The RYA has been notified that in order to accommodate election coverage, the Shipping Forecast will TX on Radio 4 LW only on Wednesday, 7 November 2018. 

Did you know?

The shipping forecast is the longest continuous weather forecast ever made and has been a public service since 1867 when it was used to warn of storms. The warnings were first issued using the electric telegraph until radio became available. Storm warnings were sent over the telegraph wires to harbours, where signals were hoisted to warn ships at sea.

When the BBC was formed in the 1920s, the maritime forecast became a fixture of the daily wireless programme where it would remain with occasional modifications and a break during the war when the broadcast was discontinued for fear it would help the enemy. The forecast was still made, however, and disseminated to the Royal Navy.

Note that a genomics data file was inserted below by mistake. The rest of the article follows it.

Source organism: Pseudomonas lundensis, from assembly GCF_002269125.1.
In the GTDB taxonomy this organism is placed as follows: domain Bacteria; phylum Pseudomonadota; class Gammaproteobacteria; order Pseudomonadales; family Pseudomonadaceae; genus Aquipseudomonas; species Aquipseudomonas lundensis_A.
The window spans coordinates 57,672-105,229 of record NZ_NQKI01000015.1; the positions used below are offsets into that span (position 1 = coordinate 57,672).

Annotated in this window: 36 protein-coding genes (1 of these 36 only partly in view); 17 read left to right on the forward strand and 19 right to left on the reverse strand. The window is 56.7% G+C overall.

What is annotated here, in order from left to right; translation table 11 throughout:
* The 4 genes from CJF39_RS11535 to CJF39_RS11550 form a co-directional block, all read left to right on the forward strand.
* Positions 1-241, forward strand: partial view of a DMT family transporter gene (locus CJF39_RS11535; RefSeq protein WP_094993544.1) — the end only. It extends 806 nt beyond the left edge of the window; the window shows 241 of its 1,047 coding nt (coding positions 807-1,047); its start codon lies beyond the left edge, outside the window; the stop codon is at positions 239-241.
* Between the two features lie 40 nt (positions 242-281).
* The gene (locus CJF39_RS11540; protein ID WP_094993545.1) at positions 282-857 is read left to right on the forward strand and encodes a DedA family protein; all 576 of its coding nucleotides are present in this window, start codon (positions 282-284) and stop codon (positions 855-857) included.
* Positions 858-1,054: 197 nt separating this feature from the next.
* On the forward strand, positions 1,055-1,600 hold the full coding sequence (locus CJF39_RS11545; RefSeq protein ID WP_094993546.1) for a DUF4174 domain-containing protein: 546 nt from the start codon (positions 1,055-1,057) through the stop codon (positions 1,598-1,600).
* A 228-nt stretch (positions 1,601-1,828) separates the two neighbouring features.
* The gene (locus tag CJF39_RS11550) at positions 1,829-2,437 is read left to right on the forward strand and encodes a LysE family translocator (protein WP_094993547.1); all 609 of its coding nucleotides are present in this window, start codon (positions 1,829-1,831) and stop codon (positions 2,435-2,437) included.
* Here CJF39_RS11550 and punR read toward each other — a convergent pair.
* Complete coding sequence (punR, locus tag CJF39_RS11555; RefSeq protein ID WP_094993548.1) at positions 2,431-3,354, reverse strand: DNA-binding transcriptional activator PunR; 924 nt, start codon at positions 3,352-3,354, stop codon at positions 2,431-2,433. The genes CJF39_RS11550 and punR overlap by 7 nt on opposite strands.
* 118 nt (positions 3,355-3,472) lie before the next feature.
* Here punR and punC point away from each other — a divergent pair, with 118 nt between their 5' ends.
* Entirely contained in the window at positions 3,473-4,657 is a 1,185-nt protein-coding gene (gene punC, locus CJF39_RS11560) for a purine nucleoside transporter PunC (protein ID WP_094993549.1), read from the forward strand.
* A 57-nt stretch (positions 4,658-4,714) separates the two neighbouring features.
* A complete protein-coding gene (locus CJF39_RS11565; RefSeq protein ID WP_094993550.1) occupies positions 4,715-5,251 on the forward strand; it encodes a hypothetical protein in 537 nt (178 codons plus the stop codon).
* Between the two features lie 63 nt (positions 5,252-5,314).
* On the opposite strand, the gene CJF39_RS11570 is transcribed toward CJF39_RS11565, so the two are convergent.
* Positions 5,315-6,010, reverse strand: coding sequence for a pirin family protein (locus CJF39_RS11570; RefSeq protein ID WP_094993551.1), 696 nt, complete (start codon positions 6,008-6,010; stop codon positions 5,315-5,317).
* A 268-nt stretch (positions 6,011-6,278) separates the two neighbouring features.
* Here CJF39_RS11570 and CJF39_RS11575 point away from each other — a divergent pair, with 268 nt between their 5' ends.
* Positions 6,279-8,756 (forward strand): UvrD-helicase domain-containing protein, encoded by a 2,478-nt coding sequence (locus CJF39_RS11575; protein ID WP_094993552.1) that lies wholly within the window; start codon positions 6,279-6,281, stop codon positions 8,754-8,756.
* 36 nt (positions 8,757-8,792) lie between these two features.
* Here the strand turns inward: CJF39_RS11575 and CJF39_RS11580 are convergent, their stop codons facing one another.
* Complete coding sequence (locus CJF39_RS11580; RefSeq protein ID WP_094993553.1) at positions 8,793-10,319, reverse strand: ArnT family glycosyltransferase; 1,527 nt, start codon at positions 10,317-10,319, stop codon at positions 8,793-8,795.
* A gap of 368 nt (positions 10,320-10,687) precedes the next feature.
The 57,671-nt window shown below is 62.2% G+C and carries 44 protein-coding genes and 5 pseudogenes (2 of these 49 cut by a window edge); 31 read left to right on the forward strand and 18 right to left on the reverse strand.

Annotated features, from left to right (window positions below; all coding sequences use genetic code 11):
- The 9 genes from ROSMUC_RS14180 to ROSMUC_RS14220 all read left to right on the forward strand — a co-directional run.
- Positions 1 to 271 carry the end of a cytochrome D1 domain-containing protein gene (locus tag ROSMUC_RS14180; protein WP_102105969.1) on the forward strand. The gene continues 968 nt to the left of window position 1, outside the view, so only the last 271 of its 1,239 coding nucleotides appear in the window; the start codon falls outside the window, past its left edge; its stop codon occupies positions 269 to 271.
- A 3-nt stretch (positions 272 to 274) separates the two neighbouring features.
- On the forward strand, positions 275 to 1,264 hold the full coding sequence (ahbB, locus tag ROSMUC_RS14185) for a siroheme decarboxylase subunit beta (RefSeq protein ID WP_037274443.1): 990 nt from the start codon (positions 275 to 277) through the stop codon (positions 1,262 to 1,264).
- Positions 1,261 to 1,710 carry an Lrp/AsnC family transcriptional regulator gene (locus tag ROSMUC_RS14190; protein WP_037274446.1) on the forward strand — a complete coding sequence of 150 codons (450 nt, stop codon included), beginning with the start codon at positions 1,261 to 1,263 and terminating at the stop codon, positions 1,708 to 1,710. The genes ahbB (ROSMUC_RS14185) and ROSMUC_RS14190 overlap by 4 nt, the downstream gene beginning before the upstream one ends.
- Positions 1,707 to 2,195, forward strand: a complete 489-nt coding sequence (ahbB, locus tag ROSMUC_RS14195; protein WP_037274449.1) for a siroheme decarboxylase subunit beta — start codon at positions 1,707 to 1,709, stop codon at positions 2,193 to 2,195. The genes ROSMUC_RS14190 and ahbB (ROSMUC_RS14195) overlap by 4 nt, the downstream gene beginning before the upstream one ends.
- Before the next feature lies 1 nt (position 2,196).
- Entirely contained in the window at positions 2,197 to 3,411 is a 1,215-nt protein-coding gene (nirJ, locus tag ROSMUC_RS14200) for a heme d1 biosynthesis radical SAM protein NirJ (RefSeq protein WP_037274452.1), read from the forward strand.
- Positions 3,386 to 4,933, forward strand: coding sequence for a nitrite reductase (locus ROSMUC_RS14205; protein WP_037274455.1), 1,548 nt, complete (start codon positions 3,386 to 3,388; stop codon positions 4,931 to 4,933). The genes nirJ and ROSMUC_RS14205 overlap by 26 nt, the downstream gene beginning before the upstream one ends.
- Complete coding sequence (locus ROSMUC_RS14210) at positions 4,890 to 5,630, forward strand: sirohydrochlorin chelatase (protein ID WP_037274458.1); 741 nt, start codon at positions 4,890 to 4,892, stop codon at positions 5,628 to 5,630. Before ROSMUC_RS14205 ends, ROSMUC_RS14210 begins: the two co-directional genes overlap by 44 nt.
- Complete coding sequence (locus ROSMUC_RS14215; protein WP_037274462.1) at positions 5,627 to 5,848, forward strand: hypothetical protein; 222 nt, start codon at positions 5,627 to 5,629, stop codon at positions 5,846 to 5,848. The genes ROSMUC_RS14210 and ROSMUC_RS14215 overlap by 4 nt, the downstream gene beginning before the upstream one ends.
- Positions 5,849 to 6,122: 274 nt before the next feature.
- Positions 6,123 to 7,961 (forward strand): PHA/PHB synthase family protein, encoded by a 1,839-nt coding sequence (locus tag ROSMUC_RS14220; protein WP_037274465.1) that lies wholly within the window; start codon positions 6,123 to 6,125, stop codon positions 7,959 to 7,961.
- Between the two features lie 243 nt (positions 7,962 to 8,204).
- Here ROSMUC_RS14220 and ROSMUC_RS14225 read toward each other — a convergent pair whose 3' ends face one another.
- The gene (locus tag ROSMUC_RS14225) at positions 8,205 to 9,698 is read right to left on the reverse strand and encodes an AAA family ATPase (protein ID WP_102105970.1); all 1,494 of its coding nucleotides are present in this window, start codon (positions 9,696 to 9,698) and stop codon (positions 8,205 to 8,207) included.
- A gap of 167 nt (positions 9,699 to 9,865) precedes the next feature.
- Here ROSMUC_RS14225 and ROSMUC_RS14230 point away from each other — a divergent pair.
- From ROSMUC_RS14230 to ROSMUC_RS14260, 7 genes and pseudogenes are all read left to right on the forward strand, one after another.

Reliable source of information

Though today’s seafarers have access to many more sources of meteorological data, many radio listeners use the shipping forecast for its general synopsis and sea-area forecasts of wind direction and force, weather and visibility.

In the UK, the Maritime & Coastguard Agency (MCA) is responsible for the provision of Maritime Safety Information (MSI) to ships at sea, which includes the broadcast of warnings and forecasts. The Met Office initiates warnings and prepares routine forecasts for dissemination on behalf of the MCA.  For more information visit: